One such anticipated change is an increase in the number of merger notifications, due to the fact that some mergers (affecting Ireland and the UK) which were previously notified to the European Commission, may now be separately notified to Ireland and the UK.
The competition watchdog continued to “adjust and expand to meet increased responsibilities and challenges, particularly in preparation for the impact of Brexit”, chair Isolde Goggin writes in the CCPC’s 2019 annual report.
“The CCPC has recruited staff to ensure that the organisation is prepared to deal with the expected increase in the number and complexity of merger notifications,” she says.
2019 was a “particularly significant year” for the merger regime in Ireland, with the first criminal conviction in Ireland for gun-jumping.
Putting into effect a merger without the proper clearance (gun-jumping) is not only a criminal offence, but it also means that the merger is void, under the law.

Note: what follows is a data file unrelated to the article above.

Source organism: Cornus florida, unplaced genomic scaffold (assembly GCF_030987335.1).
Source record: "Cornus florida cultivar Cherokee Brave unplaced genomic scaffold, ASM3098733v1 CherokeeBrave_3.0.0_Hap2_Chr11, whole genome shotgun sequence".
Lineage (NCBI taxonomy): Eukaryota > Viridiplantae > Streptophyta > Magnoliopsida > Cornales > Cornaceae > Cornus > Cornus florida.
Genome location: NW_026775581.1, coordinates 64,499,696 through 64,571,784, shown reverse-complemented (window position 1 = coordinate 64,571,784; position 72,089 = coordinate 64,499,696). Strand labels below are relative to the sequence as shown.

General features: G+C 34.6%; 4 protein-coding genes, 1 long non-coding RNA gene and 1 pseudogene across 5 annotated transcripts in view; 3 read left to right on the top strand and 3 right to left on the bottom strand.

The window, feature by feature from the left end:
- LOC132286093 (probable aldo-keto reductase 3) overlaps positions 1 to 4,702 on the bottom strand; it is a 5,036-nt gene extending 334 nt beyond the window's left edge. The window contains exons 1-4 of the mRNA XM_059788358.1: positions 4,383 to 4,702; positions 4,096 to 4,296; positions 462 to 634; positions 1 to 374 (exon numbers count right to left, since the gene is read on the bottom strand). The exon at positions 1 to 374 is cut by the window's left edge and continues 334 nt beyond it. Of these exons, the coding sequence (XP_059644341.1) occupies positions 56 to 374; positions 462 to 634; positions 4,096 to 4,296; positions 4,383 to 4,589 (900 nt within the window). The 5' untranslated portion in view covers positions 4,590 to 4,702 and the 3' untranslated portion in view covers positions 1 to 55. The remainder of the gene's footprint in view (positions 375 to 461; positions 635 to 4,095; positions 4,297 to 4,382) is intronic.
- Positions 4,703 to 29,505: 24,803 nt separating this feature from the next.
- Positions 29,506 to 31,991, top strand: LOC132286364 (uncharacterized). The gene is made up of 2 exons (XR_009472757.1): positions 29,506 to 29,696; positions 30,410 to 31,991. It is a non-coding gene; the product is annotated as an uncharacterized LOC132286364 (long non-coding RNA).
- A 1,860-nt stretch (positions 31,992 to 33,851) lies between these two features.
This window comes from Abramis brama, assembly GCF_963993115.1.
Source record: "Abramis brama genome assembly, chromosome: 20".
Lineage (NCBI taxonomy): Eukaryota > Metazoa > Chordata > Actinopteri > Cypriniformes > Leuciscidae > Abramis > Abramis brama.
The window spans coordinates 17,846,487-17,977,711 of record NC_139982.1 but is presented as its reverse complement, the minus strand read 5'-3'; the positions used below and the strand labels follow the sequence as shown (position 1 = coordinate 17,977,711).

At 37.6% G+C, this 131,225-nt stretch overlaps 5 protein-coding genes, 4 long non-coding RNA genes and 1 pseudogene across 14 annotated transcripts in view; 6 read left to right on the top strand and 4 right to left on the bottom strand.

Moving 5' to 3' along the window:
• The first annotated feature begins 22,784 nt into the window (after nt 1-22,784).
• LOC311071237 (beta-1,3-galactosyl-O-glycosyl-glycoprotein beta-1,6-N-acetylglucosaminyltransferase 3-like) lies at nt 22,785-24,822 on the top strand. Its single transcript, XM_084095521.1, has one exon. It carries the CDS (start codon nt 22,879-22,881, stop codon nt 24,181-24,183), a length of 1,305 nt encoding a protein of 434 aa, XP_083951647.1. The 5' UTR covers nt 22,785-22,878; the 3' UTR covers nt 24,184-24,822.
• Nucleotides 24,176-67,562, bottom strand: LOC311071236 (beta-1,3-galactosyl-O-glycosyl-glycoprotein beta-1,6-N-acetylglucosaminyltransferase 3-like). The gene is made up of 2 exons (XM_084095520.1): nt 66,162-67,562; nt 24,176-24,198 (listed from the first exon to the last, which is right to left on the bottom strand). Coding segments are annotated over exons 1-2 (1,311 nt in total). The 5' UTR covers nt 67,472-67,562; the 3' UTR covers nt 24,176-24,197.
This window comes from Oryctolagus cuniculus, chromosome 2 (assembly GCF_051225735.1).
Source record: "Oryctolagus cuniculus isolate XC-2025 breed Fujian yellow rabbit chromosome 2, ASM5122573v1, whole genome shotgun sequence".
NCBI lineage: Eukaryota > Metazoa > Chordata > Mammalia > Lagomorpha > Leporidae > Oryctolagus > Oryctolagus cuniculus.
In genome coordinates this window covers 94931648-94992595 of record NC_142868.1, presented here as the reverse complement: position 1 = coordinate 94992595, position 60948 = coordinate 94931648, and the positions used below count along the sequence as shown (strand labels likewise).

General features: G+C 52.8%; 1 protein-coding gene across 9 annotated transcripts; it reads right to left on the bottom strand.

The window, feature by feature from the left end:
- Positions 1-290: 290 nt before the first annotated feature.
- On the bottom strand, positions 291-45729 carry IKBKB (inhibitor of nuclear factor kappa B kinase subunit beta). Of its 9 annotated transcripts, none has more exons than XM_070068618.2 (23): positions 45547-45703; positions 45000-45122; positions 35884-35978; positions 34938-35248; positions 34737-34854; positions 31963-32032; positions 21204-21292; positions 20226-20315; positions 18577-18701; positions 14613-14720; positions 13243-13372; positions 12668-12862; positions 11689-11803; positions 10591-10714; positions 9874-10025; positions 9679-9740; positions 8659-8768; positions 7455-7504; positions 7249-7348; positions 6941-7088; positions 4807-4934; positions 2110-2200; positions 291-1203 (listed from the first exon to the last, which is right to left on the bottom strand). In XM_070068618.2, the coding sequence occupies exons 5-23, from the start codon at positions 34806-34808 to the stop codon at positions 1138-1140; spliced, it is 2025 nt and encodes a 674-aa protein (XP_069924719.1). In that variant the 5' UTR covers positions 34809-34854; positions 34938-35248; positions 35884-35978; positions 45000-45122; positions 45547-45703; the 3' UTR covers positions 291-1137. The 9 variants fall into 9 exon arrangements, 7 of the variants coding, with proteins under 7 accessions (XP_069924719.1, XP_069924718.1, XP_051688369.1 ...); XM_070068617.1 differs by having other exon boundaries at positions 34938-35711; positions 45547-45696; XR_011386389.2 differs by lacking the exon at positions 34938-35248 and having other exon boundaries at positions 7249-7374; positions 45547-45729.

New financial thresholds for mergers also took effect on 1 January, and the CCPC commenced the detailed design phase of a simplified merger procedure.
Public liability insurance
The CCPC also began a market study in the public liability insurance market, following a request by business minister Heather Humphreys.
The CCPC investigated potential bid-rigging in the procurement of publicly-funded transport services in certain parts of Munster and Leinster and submitted a file to the Director of Public Prosecutions.
It also made “significant progress” in investigations in the motor insurance and ticketing sectors.
The watchdog examined 75 shipping consignments, holding 663,000 items, referred by customs officials.
Of these, 152,883 products were either re-exported or sent for destruction.
The CCPC also probed the sale of clocked or crashed cars. This resulted in court convictions, compensation orders and compliance notices.
It also inspected 103 traders for compliance with consumer protection laws, which resulted in 32 fixed payment notices and 16 compliance notices being issued to traders.